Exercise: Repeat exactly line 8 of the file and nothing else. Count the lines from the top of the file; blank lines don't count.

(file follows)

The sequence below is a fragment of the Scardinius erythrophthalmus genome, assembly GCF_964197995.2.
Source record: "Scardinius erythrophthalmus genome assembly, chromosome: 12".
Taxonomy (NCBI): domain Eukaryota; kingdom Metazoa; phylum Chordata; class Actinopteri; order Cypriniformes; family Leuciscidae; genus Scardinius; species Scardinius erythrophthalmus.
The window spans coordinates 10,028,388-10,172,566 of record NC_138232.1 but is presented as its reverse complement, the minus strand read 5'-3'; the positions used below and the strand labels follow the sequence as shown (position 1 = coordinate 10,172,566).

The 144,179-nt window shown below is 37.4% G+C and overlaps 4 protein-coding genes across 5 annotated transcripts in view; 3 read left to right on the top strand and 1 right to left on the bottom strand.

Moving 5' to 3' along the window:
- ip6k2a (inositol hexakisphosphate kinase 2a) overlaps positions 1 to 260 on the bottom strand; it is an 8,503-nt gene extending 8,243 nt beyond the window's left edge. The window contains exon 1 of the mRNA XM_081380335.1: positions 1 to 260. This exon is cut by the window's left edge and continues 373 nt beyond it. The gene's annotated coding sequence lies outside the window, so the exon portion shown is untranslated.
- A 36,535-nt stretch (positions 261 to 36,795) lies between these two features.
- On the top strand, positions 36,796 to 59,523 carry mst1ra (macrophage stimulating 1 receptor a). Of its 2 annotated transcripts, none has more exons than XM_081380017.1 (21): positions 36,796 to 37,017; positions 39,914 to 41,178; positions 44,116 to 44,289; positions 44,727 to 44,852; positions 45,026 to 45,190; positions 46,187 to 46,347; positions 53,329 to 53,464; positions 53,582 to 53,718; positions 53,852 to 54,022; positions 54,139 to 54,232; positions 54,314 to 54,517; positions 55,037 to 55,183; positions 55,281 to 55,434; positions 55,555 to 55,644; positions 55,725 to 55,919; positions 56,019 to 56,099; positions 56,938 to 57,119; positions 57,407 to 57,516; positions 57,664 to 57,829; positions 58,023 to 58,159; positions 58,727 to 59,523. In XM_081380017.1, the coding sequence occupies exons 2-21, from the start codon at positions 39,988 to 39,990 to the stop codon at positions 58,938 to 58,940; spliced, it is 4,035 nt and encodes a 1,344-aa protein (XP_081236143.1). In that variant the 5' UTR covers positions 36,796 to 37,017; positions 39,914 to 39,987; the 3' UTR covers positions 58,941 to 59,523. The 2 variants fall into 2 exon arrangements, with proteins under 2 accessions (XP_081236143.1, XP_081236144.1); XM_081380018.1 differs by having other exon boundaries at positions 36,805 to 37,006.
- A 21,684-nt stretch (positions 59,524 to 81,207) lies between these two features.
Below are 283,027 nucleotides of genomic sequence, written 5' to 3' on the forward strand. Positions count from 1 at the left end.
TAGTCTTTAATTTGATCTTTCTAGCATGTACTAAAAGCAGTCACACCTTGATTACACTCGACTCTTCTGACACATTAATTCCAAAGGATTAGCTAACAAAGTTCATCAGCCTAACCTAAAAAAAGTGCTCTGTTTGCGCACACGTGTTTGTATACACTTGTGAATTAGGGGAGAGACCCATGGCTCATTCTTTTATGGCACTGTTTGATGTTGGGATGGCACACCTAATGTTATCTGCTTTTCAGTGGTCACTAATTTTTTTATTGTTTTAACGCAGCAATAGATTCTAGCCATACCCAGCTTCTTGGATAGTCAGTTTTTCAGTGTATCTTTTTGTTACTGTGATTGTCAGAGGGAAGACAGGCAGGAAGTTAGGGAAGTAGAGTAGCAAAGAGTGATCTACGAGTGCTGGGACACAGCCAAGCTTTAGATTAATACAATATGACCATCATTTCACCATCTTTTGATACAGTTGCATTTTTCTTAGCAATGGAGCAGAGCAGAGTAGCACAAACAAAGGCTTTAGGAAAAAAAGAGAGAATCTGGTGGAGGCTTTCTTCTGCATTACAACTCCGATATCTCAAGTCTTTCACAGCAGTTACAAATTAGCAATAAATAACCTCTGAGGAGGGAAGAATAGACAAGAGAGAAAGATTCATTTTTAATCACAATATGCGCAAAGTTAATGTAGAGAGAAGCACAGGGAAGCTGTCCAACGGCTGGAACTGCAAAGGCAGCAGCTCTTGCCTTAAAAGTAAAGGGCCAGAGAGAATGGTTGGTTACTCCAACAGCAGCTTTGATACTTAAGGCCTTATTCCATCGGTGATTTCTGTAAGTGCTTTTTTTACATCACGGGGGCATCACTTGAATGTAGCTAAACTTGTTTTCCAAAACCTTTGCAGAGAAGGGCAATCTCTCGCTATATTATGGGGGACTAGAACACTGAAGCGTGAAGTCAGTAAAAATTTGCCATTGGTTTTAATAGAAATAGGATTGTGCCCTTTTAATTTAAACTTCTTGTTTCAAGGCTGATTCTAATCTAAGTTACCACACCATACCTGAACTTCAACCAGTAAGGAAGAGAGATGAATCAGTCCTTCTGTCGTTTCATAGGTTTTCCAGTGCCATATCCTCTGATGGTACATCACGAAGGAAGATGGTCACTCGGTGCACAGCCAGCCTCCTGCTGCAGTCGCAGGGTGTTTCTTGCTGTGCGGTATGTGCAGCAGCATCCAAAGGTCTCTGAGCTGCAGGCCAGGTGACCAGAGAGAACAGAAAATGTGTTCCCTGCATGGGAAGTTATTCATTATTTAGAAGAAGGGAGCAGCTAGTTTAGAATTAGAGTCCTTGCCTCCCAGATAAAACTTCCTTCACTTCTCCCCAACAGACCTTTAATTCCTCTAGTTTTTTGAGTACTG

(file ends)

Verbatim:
- A 36,535-nt stretch (positions 261 to 36,795) lies between these two features.